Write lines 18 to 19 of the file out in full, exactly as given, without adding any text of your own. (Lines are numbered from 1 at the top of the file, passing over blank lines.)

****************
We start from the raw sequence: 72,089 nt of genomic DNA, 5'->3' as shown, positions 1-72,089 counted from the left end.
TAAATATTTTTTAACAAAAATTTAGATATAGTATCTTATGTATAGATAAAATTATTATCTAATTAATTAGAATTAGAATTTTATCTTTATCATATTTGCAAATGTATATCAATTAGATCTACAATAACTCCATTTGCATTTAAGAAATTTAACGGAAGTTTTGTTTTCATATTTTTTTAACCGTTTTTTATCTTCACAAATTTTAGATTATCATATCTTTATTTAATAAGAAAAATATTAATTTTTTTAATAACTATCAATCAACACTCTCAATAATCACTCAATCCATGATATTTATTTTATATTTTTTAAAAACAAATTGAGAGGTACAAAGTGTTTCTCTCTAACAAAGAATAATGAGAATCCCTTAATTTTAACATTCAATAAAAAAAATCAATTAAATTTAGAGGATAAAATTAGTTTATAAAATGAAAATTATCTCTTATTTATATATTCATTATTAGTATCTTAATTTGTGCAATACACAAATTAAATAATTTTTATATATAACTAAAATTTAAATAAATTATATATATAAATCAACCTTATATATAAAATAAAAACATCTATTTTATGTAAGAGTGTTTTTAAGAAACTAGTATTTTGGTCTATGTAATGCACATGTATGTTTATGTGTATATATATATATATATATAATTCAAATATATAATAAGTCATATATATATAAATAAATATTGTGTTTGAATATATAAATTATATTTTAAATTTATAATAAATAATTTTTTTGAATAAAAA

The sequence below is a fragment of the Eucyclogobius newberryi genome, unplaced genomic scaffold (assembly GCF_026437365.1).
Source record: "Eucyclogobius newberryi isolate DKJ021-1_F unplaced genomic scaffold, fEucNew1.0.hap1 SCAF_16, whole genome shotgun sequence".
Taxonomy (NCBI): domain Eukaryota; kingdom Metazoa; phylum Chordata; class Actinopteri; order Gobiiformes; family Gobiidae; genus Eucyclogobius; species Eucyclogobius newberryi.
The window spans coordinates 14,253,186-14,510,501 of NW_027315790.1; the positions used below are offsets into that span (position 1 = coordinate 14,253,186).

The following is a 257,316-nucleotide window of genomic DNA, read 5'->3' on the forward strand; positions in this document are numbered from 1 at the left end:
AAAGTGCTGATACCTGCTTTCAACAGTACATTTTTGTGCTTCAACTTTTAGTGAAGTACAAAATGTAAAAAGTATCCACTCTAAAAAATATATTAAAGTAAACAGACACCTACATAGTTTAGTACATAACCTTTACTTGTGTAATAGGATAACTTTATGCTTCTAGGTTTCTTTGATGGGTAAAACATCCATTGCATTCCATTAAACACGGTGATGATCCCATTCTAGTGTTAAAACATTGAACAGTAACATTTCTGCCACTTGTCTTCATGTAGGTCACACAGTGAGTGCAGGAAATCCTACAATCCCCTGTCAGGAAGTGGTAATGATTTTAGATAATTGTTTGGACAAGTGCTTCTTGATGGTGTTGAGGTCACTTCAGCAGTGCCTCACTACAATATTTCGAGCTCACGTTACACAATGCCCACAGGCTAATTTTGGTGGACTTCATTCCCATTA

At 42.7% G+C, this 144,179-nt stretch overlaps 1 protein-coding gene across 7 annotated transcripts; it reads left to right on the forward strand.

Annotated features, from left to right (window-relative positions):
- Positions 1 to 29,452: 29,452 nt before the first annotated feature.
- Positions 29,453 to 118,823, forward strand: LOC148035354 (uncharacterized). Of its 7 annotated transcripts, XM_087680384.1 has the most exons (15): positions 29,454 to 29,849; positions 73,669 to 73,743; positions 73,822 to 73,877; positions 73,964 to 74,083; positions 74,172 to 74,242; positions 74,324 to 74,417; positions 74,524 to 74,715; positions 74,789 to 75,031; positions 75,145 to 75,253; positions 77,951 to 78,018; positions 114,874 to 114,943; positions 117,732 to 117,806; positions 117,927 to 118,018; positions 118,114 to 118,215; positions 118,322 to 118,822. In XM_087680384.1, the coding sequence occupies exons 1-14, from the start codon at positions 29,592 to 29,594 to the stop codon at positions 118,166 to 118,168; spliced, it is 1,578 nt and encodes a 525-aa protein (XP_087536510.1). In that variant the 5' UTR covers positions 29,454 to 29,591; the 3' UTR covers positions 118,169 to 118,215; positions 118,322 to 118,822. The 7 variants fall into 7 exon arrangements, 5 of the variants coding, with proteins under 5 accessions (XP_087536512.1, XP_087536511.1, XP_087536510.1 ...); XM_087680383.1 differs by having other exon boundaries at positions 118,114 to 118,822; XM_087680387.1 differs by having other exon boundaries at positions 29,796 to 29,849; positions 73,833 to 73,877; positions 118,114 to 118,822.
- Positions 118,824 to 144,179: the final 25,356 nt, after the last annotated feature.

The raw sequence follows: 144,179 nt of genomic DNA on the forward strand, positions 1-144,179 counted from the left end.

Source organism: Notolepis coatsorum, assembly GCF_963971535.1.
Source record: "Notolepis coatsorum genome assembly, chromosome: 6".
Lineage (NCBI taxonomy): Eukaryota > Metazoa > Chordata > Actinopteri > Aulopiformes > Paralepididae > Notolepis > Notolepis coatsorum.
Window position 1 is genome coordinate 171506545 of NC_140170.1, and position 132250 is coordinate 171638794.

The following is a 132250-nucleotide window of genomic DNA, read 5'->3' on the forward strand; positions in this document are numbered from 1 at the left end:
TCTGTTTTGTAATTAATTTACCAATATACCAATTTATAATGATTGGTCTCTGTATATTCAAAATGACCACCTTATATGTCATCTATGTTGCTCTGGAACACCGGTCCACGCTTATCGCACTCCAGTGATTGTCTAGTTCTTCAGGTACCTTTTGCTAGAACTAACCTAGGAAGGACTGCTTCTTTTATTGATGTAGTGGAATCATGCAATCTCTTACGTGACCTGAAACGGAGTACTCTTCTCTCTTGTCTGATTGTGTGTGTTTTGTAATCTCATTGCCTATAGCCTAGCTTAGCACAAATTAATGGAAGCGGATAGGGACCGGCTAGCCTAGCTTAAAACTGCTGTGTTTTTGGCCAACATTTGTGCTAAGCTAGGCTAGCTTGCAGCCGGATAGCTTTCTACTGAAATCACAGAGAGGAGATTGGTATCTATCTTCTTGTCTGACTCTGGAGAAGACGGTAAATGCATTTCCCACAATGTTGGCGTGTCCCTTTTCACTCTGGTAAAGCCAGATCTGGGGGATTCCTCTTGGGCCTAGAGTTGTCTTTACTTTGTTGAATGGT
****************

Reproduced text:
Window position 1 is genome coordinate 171506545 of NC_140170.1, and position 132250 is coordinate 171638794.

The following is a 132250-nucleotide window of genomic DNA, read 5'->3' on the forward strand; positions in this document are numbered from 1 at the left end: